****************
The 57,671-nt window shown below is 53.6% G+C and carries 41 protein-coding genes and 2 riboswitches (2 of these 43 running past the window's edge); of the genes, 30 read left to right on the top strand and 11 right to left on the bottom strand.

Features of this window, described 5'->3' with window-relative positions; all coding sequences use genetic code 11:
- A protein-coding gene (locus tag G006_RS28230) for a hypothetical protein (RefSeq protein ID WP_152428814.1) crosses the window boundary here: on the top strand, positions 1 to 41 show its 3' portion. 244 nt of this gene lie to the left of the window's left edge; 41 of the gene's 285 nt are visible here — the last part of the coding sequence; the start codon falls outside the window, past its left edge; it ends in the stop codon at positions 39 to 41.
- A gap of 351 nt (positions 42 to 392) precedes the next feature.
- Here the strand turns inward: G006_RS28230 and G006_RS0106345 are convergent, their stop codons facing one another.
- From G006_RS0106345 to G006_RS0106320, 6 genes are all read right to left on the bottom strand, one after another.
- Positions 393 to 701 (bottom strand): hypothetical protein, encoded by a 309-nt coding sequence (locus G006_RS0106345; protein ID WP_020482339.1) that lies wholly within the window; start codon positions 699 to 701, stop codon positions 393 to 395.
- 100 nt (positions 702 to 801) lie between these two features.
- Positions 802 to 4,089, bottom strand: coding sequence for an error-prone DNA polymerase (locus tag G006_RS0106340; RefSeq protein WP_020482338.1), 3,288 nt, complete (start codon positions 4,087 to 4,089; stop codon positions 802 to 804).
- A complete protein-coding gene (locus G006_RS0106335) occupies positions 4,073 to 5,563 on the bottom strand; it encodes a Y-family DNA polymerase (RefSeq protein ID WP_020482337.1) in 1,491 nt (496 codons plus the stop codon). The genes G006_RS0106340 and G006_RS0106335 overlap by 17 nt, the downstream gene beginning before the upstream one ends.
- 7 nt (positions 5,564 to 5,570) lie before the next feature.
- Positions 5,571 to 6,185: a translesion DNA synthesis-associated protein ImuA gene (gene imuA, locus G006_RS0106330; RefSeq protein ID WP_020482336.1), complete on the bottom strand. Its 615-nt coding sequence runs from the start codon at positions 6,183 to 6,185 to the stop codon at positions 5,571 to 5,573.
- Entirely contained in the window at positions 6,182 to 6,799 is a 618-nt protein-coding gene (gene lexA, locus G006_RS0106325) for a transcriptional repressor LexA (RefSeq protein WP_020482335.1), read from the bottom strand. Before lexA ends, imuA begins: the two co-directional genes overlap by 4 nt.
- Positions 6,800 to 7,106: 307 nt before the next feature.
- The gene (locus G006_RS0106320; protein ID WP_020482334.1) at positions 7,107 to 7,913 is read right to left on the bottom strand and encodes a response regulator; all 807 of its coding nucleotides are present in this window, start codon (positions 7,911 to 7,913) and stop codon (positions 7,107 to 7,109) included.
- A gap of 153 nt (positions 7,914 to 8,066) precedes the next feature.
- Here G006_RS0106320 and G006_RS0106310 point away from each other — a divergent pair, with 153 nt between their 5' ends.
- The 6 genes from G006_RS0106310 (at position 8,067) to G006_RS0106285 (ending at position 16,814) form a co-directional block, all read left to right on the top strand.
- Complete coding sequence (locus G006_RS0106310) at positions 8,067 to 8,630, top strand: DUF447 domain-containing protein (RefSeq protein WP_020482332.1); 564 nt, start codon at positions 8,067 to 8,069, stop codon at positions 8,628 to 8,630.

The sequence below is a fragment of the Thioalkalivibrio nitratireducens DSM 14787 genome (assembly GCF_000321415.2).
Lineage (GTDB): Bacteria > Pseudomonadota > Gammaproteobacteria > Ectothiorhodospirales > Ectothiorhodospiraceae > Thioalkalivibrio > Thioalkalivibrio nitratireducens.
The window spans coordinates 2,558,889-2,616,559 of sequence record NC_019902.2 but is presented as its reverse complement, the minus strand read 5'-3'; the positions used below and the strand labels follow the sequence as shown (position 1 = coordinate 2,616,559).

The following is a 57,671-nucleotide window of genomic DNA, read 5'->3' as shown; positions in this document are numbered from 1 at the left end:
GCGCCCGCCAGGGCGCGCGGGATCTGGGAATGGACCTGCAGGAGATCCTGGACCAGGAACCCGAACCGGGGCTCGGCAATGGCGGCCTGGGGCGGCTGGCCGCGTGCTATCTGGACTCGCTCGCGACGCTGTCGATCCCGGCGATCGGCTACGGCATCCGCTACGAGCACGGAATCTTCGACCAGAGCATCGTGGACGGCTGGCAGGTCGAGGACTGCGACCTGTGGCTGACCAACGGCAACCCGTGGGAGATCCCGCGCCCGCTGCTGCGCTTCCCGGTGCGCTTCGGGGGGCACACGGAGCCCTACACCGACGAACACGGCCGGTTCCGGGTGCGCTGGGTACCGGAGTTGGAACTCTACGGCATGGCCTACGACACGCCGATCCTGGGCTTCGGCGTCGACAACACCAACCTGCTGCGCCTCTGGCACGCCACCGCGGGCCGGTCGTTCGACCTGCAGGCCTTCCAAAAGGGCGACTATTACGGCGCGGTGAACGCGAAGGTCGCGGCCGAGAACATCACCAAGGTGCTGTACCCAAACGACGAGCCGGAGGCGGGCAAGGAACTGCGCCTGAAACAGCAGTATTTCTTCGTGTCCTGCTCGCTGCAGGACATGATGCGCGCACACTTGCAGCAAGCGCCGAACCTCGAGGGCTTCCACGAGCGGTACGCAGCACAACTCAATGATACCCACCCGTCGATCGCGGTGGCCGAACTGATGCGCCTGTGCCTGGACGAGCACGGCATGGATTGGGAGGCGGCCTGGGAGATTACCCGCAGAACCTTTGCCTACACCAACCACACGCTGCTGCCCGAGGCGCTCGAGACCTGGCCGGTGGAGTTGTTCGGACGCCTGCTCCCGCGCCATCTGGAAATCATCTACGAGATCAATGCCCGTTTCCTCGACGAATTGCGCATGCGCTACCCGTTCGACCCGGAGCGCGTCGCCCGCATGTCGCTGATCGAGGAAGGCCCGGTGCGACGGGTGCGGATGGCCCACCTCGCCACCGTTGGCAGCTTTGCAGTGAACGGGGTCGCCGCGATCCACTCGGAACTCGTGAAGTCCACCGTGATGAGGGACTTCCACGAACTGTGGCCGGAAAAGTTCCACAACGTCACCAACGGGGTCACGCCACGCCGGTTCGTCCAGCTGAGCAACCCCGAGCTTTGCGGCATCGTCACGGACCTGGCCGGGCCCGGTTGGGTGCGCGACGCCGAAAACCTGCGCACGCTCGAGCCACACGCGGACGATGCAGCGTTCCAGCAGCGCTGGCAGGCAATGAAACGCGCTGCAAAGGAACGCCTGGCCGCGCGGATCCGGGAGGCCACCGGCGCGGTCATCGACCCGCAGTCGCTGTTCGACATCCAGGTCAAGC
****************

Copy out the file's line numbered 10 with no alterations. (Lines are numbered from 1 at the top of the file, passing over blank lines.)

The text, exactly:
- A complete protein-coding gene (locus G006_RS0106335) occupies positions 4,073 to 5,563 on the bottom strand; it encodes a Y-family DNA polymerase (RefSeq protein ID WP_020482337.1) in 1,491 nt (496 codons plus the stop codon). The genes G006_RS0106340 and G006_RS0106335 overlap by 17 nt, the downstream gene beginning before the upstream one ends.